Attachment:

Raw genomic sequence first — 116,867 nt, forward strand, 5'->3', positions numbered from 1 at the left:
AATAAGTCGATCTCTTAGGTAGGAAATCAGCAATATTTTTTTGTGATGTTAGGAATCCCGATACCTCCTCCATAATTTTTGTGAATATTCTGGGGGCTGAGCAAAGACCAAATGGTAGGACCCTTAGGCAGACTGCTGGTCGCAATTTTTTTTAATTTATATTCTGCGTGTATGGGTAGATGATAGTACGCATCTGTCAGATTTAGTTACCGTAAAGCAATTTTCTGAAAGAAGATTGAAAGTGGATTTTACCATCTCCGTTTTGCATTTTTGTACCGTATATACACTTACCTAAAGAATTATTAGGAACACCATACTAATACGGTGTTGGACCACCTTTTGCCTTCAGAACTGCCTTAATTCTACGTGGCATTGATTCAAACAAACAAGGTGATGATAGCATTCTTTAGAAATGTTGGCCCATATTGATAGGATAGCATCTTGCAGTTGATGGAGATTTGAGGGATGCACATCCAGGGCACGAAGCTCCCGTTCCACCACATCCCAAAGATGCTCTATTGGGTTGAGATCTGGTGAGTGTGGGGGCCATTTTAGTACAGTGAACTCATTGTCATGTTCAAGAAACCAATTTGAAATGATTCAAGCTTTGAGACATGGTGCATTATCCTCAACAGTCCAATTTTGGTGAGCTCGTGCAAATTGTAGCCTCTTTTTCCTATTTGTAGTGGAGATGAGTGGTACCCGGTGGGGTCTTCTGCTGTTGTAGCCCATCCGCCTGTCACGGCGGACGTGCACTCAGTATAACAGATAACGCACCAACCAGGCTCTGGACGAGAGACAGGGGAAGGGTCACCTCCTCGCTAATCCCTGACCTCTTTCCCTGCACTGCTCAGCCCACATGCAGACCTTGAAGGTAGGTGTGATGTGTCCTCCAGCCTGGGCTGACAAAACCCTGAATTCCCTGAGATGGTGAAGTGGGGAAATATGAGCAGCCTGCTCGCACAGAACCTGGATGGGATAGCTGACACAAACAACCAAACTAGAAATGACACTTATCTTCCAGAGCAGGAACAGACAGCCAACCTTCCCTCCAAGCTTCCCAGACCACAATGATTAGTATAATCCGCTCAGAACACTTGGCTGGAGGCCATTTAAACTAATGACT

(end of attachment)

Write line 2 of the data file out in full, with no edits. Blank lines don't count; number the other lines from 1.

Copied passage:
AATAAGTCGATCTCTTAGGTAGGAAATCAGCAATATTTTTTTGTGATGTTAGGAATCCCGATACCTCCTCCATAATTTTTGTGAATATTCTGGGGGCTGAGCAAAGACCAAATGGTAGGACCCTTAGGCAGACTGCTGGTCGCAATTTTTTTTAATTTATATTCTGCGTGTATGGGTAGATGATAGTACGCATCTGTCAGATTTAGTTACCGTAAAGCAATTTTCTGAAAGAAGATTGAAAGTGGATTTTACCATCTCCGTTTTGCATTTTTGTACCGTATATACACTTACCTAAAGAATTATTAGGAACACCATACTAATACGGTGTTGGACCACCTTTTGCCTTCAGAACTGCCTTAATTCTACGTGGCATTGATTCAAACAAACAAGGTGATGATAGCATTCTTTAGAAATGTTGGCCCATATTGATAGGATAGCATCTTGCAGTTGATGGAGATTTGAGGGATGCACATCCAGGGCACGAAGCTCCCGTTCCACCACATCCCAAAGATGCTCTATTGGGTTGAGATCTGGTGAGTGTGGGGGCCATTTTAGTACAGTGAACTCATTGTCATGTTCAAGAAACCAATTTGAAATGATTCAAGCTTTGAGACATGGTGCATTATCCTCAACAGTCCAATTTTGGTGAGCTCGTGCAAATTGTAGCCTCTTTTTCCTATTTGTAGTGGAGATGAGTGGTACCCGGTGGGGTCTTCTGCTGTTGTAGCCCATCCGCCTGTCACGGCGGACGTGCACTCAGTATAACAGATAACGCACCAACCAGGCTCTGGACGAGAGACAGGGGAAGGGTCACCTCCTCGCTAATCCCTGACCTCTTTCCCTGCACTGCTCAGCCCACATGCAGACCTTGAAGGTAGGTGTGATGTGTCCTCCAGCCTGGGCTGACAAAACCCTGAATTCCCTGAGATGGTGAAGTGGGGAAATATGAGCAGCCTGCTCGCACAGAACCTGGATGGGATAGCTGACACAAACAACCAAACTAGAAATGACACTTATCTTCCAGAGCAGGAACAGACAGCCAACCTTCCCTCCAAGCTTCCCAGACCACAATGATTAGTATAATCCGCTCAGAACACTTGGCTGGAGGCCATTTAAACTAATGACT